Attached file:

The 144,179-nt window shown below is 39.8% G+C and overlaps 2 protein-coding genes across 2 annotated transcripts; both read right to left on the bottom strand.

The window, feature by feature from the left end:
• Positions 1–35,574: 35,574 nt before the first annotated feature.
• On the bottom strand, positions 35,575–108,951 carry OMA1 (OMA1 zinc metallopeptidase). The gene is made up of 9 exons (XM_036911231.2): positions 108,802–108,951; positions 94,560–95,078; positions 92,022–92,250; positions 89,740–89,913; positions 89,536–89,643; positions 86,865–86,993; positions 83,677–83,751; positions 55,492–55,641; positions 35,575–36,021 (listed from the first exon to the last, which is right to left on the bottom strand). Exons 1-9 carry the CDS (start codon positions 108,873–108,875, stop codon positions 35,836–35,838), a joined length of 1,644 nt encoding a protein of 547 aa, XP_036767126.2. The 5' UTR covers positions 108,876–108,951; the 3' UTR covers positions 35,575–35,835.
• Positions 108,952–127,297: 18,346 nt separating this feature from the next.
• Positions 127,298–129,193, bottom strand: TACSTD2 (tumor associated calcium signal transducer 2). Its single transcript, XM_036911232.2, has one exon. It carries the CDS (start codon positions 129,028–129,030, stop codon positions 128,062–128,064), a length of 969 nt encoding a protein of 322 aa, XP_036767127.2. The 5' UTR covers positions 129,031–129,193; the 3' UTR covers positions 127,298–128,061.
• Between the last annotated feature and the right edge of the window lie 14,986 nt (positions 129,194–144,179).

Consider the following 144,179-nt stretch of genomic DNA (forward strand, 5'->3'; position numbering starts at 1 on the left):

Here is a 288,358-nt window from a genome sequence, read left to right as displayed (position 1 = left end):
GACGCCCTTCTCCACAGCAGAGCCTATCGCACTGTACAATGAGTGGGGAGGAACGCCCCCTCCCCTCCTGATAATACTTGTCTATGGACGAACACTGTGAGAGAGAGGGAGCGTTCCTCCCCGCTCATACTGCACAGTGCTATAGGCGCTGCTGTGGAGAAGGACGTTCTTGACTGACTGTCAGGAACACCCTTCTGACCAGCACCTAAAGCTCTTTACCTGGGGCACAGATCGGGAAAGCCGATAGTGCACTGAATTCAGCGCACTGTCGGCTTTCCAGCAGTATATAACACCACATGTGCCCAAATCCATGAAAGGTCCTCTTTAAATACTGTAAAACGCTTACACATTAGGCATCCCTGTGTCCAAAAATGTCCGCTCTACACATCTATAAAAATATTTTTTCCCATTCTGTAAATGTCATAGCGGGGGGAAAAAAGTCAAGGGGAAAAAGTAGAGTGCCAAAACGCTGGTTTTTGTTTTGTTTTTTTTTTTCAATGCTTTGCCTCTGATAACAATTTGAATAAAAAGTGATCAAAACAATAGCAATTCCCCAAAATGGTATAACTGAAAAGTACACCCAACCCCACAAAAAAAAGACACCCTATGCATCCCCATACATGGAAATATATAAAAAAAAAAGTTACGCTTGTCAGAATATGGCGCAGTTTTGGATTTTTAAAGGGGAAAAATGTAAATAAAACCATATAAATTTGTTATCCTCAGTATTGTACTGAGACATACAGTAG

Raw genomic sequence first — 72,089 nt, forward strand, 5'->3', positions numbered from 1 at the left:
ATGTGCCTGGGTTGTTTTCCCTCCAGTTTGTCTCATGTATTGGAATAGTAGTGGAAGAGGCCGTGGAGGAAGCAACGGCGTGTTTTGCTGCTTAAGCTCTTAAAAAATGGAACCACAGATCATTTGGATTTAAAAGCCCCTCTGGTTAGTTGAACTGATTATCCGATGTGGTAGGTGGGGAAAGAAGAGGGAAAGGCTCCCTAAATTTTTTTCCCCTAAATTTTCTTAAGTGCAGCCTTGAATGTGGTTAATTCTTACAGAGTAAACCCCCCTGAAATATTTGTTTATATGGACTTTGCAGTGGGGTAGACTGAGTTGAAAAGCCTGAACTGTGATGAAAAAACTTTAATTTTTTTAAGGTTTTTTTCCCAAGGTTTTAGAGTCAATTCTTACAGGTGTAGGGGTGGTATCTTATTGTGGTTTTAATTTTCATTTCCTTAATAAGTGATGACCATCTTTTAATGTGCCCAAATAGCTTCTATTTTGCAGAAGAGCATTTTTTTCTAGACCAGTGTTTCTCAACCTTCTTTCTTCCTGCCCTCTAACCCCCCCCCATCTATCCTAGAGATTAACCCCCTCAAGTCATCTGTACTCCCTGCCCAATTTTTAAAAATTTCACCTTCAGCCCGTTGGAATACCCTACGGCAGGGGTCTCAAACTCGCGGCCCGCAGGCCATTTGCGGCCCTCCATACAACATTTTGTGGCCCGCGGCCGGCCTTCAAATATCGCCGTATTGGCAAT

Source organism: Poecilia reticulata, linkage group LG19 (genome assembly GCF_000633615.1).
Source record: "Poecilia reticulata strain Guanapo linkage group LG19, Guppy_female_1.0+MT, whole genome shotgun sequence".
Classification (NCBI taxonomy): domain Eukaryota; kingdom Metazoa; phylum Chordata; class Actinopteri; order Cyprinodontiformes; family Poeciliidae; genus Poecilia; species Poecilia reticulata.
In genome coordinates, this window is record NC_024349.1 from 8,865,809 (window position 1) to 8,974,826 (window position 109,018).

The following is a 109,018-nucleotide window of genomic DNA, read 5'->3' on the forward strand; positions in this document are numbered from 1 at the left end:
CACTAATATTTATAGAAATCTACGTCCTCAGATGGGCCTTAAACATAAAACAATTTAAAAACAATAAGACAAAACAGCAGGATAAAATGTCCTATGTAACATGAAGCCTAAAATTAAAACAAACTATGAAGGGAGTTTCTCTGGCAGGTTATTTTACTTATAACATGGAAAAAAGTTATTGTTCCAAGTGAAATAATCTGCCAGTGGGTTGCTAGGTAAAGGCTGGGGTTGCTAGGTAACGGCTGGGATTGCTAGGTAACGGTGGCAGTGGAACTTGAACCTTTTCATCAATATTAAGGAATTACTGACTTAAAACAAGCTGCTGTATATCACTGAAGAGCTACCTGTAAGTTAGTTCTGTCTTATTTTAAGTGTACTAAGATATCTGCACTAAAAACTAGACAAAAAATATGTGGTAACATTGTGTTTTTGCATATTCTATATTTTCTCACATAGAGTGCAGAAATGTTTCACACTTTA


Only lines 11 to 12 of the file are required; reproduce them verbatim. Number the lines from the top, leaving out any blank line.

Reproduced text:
Raw genomic sequence first — 72,089 nt, forward strand, 5'->3', positions numbered from 1 at the left:
ATGTGCCTGGGTTGTTTTCCCTCCAGTTTGTCTCATGTATTGGAATAGTAGTGGAAGAGGCCGTGGAGGAAGCAACGGCGTGTTTTGCTGCTTAAGCTCTTAAAAAATGGAACCACAGATCATTTGGATTTAAAAGCCCCTCTGGTTAGTTGAACTGATTATCCGATGTGGTAGGTGGGGAAAGAAGAGGGAAAGGCTCCCTAAATTTTTTTCCCCTAAATTTTCTTAAGTGCAGCCTTGAATGTGGTTAATTCTTACAGAGTAAACCCCCCTGAAATATTTGTTTATATGGACTTTGCAGTGGGGTAGACTGAGTTGAAAAGCCTGAACTGTGATGAAAAAACTTTAATTTTTTTAAGGTTTTTTTCCCAAGGTTTTAGAGTCAATTCTTACAGGTGTAGGGGTGGTATCTTATTGTGGTTTTAATTTTCATTTCCTTAATAAGTGATGACCATCTTTTAATGTGCCCAAATAGCTTCTATTTTGCAGAAGAGCATTTTTTTCTAGACCAGTGTTTCTCAACCTTCTTTCTTCCTGCCCTCTAACCCCCCCCCATCTATCCTAGAGATTAACCCCCTCAAGTCATCTGTACTCCCTGCCCAATTTTTAAAAATTTCACCTTCAGCCCGTTGGAATACCCTACGGCAGGGGTCTCAAACTCGCGGCCCGCAGGCCATTTGCGGCCCTCCATACAACATTTTGTGGCCCGCGGCCGGCCTTCAAATATCGCCGTATTGGCAAT